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But the traction for StarBiz Premium—which claims to have a focus on capital market news and analysis—“wasn’t good”, says a second The Star employee, as the StarBiz team lacks manpower to produce in-depth and exclusive stories for subscribers.

“Also, there was no point when readers can read the same thing on the print,” said the employee who requested anonymity as they are not authorised to speak to the media.

It appears that continues to be the case for The Star’s spanking new digital subscription today. Print stories are available online and vice versa. Moreover, most of these print stories are considered ‘breaking news’ and are free-to-read on The Star’s website.

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Most print stories on The Star are considered ‘breaking news’ and are available to all readers even when the free read limit is exhausted. Meanwhile, a story from global news agency Reuters (which could be accessed for free on Reuters website) appears to be locked when the free-read limit runs out.

Before rolling out the paywall this March, The Star had requested that its users register since late-2019—although not compulsorily—in order to continue accessing news. It is a path that has been commonly taken by US publications like the New York Times and Washington Post before they rolled out their paywalls as well.

Currently, registered readers would enjoy a 30-day trial, followed by an introductory fee of RM1.90 for one month, before they’re finally charged a full price of RM9.90 per month. For non-subscribers and non-registered readers, they can access a limited number of articles including those that are labeled ‘premium’ for free each month.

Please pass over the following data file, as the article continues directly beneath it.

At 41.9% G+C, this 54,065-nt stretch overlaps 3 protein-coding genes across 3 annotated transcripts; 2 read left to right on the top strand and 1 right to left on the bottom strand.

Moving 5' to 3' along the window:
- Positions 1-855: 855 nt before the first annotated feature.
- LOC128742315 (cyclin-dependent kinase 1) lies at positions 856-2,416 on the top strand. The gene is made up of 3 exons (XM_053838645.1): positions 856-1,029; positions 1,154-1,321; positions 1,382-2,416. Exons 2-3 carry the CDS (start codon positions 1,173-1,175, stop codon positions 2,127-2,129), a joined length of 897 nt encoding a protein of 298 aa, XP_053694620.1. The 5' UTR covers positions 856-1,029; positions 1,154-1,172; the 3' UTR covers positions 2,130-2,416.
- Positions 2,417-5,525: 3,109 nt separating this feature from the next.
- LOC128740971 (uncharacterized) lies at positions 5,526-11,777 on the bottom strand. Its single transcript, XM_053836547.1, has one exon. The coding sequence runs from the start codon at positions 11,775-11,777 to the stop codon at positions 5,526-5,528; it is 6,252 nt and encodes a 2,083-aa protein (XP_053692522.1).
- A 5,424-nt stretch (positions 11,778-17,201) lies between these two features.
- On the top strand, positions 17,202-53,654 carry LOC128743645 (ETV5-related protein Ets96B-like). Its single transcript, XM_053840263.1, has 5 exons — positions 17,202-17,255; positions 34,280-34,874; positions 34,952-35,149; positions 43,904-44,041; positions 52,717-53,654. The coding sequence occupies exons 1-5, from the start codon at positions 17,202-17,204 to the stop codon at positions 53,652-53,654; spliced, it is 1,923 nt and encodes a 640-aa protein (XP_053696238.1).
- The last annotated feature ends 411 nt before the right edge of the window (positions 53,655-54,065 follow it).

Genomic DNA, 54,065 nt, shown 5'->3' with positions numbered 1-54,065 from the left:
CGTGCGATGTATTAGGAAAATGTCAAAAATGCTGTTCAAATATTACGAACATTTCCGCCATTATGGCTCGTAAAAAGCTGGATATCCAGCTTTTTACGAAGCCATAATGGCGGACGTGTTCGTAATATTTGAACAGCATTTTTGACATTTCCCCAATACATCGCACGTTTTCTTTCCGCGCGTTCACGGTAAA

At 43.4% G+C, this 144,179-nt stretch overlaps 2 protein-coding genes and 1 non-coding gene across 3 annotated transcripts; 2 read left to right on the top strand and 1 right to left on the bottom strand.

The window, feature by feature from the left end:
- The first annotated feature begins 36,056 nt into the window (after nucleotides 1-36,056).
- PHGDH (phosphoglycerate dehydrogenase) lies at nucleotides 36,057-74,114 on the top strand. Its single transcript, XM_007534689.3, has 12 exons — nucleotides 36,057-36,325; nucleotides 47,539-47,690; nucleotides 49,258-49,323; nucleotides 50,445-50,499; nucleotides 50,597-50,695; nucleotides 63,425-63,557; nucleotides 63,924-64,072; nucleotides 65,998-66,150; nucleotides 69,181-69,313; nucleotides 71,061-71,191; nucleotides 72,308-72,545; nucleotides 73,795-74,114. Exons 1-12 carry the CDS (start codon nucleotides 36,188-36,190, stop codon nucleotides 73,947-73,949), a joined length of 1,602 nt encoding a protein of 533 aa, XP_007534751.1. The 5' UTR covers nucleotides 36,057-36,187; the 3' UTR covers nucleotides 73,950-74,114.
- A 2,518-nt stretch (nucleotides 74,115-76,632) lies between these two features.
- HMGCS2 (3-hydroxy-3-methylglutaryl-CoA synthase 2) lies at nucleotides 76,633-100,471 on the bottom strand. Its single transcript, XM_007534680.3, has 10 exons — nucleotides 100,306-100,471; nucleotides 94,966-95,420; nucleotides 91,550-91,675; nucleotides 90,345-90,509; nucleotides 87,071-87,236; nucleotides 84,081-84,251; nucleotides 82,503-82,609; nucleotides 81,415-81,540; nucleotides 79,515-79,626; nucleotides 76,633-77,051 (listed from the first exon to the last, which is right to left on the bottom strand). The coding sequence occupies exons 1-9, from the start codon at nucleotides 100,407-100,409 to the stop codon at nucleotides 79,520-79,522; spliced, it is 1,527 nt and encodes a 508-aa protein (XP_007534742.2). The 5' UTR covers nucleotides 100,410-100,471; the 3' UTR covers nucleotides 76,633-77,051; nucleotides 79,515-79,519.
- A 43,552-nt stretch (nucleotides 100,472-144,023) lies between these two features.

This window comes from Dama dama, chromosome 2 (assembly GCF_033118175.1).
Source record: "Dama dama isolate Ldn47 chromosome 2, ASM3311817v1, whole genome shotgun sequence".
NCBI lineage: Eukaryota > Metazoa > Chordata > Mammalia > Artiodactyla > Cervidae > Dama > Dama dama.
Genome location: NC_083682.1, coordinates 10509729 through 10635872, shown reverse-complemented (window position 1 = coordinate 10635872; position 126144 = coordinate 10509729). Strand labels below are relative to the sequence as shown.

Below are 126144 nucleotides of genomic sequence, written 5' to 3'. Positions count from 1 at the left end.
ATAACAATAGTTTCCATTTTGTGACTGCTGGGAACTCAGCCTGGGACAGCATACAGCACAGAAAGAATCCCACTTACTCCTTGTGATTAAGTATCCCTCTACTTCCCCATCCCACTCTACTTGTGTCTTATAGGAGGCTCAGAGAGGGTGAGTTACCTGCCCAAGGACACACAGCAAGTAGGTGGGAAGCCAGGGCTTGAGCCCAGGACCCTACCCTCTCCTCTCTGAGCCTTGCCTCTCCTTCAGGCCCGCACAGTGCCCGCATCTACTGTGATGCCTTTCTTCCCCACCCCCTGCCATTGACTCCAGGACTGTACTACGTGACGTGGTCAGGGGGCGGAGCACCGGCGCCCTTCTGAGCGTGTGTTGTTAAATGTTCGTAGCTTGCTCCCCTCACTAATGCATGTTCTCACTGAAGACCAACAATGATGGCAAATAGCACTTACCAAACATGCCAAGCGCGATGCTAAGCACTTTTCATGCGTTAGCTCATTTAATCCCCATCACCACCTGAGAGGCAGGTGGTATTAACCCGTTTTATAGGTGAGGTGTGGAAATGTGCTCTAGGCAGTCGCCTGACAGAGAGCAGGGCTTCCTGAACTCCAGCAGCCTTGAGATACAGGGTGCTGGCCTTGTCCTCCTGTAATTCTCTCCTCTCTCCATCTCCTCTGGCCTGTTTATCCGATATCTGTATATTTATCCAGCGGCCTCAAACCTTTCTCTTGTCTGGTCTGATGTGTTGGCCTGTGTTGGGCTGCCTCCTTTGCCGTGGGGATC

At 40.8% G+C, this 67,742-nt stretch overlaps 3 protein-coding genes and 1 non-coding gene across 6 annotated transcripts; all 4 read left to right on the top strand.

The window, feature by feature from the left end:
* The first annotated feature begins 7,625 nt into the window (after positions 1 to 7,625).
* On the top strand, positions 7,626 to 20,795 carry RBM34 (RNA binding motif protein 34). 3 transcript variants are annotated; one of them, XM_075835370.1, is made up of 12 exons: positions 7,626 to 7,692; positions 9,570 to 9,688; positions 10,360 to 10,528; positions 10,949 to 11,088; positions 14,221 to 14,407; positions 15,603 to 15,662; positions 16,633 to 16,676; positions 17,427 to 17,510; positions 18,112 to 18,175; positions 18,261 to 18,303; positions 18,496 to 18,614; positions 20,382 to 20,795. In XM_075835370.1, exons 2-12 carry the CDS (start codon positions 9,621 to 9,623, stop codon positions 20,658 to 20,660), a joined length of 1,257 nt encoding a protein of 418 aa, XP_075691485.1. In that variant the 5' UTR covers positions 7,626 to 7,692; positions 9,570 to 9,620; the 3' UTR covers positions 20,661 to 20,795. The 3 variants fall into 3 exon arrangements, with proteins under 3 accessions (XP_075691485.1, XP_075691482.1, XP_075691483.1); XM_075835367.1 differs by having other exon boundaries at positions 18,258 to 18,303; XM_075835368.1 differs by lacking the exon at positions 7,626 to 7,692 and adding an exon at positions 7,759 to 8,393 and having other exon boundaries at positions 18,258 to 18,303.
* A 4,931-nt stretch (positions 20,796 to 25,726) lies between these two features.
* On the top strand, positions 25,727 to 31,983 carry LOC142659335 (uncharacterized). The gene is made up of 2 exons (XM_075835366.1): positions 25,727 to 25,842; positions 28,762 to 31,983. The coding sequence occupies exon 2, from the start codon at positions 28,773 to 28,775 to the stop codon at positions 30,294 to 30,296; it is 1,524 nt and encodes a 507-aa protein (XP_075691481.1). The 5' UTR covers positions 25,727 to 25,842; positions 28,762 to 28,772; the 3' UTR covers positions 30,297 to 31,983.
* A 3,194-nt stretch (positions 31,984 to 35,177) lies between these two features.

Upon exhausting the monthly limit of free reads, a paywall drops for all articles on The Star’s website, including stories from news agencies Reuters and BERNAMA (Malaysian National News Agency) that can be easily read on other news websites for free.

Free content behind a paywall?

Besides, it’s not like the new Digital Access is priced much lower than the older StarBiz Premium bundle. It costs RM100 (US$23.4) each year (about RM8.30/month), while Starbiz Premium Plus costs RM250 (US$58.5) a year (about RM20.8/month) with full access to WSJ and BT.

The Star also seems to be losing the bundle as the partnership with WSJ and BT won’t be renewed upon its expiry. On its FAQ (frequently asked questions) page, the media publication said StarBiz Premium has been consolidated with The Star Digital Access. Existing subscribers of StarBiz Premium Plus will still be able to access WSJ and BT but “there will be no extension after the expiry date”, it said.

“All StarBiz Premium members have been upgraded to The Star Digital Access membership with full access to news and content on and app,” it says. No refund option is available for existing subscribers who don’t wish to be upgraded. As of 31 December 2019, The Star Malaysia app has recorded 282,206 users.